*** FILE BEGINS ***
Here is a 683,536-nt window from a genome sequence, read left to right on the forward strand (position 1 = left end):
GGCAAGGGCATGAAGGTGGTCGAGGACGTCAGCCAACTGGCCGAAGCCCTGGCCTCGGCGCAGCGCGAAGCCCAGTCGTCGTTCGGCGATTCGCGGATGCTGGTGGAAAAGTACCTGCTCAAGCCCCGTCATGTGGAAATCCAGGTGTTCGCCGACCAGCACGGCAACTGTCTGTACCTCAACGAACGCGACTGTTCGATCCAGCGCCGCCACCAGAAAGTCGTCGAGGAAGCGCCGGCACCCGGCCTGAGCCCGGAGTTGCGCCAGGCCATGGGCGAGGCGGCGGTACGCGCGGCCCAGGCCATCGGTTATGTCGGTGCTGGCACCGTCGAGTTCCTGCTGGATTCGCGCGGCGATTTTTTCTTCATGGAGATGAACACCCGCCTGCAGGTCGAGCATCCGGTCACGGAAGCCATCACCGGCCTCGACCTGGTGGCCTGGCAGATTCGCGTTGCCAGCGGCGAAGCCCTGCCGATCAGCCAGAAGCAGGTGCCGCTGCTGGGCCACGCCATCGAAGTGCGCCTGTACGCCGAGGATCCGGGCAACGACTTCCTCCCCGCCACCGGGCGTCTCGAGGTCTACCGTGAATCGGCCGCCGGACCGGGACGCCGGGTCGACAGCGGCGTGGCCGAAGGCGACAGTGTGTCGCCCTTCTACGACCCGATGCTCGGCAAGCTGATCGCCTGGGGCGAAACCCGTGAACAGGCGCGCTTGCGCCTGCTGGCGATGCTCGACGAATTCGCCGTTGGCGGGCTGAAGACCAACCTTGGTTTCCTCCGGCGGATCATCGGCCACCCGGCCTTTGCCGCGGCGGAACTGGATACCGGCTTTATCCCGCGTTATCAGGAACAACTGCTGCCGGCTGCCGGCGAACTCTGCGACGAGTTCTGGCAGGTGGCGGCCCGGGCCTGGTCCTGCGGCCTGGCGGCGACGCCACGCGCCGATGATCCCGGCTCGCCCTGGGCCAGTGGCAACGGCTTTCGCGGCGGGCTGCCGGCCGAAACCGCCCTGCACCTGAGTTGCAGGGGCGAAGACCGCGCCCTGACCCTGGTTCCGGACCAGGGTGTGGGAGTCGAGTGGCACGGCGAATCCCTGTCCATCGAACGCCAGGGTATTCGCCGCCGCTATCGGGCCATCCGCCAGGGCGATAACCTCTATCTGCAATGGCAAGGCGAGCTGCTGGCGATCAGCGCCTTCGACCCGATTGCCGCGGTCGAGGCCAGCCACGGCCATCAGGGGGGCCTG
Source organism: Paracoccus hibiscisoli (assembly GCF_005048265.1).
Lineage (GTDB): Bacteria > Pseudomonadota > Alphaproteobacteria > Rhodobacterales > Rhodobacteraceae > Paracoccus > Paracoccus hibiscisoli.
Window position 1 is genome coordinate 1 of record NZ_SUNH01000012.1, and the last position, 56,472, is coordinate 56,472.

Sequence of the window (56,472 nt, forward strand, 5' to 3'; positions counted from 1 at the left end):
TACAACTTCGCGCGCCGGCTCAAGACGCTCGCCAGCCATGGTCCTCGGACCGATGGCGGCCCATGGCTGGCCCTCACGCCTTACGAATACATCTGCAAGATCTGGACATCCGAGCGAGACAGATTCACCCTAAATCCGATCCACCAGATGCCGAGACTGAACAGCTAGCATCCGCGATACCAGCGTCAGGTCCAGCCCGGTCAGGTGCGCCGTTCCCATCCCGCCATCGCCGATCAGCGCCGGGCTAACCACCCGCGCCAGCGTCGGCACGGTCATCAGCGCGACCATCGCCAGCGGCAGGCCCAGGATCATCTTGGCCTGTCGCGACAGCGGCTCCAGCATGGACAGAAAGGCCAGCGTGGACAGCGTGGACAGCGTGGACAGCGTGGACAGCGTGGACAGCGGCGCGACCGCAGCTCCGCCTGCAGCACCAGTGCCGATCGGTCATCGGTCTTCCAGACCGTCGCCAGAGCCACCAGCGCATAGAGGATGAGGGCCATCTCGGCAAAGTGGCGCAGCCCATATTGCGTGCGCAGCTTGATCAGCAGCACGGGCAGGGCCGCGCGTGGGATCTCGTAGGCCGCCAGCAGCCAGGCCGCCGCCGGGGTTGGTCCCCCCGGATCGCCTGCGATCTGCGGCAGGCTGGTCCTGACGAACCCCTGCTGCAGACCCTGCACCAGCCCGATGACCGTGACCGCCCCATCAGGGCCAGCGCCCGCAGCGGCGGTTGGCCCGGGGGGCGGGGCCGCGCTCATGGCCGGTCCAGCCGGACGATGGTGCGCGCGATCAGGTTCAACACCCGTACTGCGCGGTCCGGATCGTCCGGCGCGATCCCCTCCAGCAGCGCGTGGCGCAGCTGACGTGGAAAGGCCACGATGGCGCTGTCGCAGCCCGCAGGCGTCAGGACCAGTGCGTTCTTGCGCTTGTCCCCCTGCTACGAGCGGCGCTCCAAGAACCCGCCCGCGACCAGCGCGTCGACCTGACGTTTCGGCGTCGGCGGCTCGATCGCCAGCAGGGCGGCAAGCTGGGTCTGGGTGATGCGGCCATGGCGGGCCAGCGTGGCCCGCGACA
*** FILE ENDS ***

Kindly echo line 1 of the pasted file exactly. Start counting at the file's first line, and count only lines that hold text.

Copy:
Here is a 683,536-nt window from a genome sequence, read left to right on the forward strand (position 1 = left end):